Under McDermott’s bill, HR 1683, producers of products and resources that emit greenhouse gases would be required to purchase a Federal Emission Permit. The permits would be available in an increasingly limited supply and the price for a permit would be established by the Secretary of the Treasury and periodically calibrated to ensure that demand for the permits does not exceed an annual, national allocation. Simply put, McDermott’s legislation would reduce greenhouse gas emissions and avoid creation of a carbon derivatives market that could turn a potential energy solution into energy market chaos.
Read More >
A copy of the legislation is attached.
Rep. McDermott Introduces Universal Health Care Legislation
Single Payer – Individual Choice
February 12, 2009
Re-affirming his commitment to providing every American with access to affordable health care coverage, Rep. Jim McDermott today introduced HR 1200, the American Health Security Act. McDermott’s legislation would ensure that every American receives a minimum set of basic health benefits, publically funded but privately delivered and managed.
Read More >
Full Text for HR 1200
America Economic Recovery Legislation Includes $45 Billion From Rep. McDermott’s Subcommittee
January 16, 2009
Earlier this afternoon, Ways and Means Committee Chairman Charles B. Rangel (D-NY) introduced H.R. 598, legislation including components of the economic recovery bill under the Jurisdiction of the Ways and Means Committee. Rep. Jim McDermott (D-WA), chairman of the Income Security and Family Support Subcommittee joined Chairman Rangel as an original co-sponsor of this crucial legislation.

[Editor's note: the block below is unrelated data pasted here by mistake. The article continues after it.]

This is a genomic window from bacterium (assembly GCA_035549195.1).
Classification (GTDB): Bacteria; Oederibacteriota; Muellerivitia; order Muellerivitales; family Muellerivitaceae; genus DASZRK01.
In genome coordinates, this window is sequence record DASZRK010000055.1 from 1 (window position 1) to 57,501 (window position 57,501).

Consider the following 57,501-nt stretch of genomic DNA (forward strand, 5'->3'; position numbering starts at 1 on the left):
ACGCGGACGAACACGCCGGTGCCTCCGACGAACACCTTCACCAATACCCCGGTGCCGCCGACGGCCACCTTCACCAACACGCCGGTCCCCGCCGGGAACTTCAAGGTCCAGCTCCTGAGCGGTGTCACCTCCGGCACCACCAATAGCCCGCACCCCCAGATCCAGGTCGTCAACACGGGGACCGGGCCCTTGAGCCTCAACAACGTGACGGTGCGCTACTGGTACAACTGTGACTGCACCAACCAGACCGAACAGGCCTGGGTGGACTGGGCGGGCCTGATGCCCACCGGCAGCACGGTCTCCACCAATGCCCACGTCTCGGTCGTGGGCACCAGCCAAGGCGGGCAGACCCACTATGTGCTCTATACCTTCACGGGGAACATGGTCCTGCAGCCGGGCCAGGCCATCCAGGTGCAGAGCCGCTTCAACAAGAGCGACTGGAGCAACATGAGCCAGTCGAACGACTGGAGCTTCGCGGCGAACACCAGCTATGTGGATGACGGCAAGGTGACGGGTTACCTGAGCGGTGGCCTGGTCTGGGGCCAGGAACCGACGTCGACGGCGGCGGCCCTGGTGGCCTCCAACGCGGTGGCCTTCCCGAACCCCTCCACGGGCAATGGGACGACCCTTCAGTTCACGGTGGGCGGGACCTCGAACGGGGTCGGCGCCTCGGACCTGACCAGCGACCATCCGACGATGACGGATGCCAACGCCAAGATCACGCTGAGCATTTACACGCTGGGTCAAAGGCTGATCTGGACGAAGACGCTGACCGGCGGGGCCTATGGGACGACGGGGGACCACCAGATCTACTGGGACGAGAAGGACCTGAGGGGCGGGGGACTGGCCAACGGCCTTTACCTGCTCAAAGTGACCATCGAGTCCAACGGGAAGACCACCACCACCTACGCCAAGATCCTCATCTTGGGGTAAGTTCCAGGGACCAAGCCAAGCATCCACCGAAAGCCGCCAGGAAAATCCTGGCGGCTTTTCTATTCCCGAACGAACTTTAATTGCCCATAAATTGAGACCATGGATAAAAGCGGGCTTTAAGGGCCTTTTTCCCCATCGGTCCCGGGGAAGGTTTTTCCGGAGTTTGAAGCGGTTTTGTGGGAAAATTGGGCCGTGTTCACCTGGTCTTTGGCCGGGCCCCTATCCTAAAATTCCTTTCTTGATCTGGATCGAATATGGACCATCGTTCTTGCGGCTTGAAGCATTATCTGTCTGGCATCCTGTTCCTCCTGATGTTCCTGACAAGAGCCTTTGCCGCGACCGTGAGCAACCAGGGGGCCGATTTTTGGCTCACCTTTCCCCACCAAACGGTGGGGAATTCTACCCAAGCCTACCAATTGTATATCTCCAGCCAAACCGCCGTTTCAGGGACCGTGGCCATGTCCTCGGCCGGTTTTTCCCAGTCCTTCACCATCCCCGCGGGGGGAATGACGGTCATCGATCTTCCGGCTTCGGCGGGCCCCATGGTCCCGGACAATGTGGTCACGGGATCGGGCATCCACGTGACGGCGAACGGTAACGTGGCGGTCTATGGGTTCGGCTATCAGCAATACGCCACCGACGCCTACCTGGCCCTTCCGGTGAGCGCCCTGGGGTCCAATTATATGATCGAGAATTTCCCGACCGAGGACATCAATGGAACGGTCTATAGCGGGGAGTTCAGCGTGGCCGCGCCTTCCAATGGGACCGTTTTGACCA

“This recovery package will help restore confidence for American families and businesses and grow the economy so that we can recover from the current downturn,” said Ways and Means Committee Chairman Charles B. Rangel (D-NY). “We will provide relief directly to families who are hurting, helping those who have lost their jobs and their health care to rebuild and recover their lives. We have also crafted a targeted package of benefits to businesses large and small to jumpstart investments in new technology and new jobs to help our economy turn around.”
Read More >
Rep. McDermott Introduces Unemployment Insurance Reform and Stimulus Initiative
January 8, 2009
“Today, millions of hard-working Americans who lost their job during this economic crisis face a second crisis when they try to obtain their unemployment insurance compensation and discover that they do not qualify because the system that was created in the economic reality of 1935 is unable to match the needs of the labor market of the 21st century,” Rep. McDermott said.
McDermott explained that 1935’s America relied largely on full-time, male workers, yet America’s 21st Century economy relies upon millions of part-time workers, which are disproportionately women.
McDermott said: “Low-wage and part-time workers often fall through the cracks of the UI system, and the impact is particularly hard on families that rely on the income of a low-wage worker or a mother’s part-time job. Low-wage and part-time workers, who contribute to the unemployment insurance system, are a larger portion of the workforce than they used to be, yet they are half as likely to qualify for unemployment benefits as other workers.”
The Unemployment Insurance Modernization Act would make $7 billion available from the federal Unemployment Insurance Trust Fund to state governments in exchange for modest reforms to their unemployment insurance programs. These reforms would enable more low-wage and part-time workers to qualify for the unemployment insurance compensation they earned. The unemployment insurance program is a joint, federal-state program that is administered by state governments.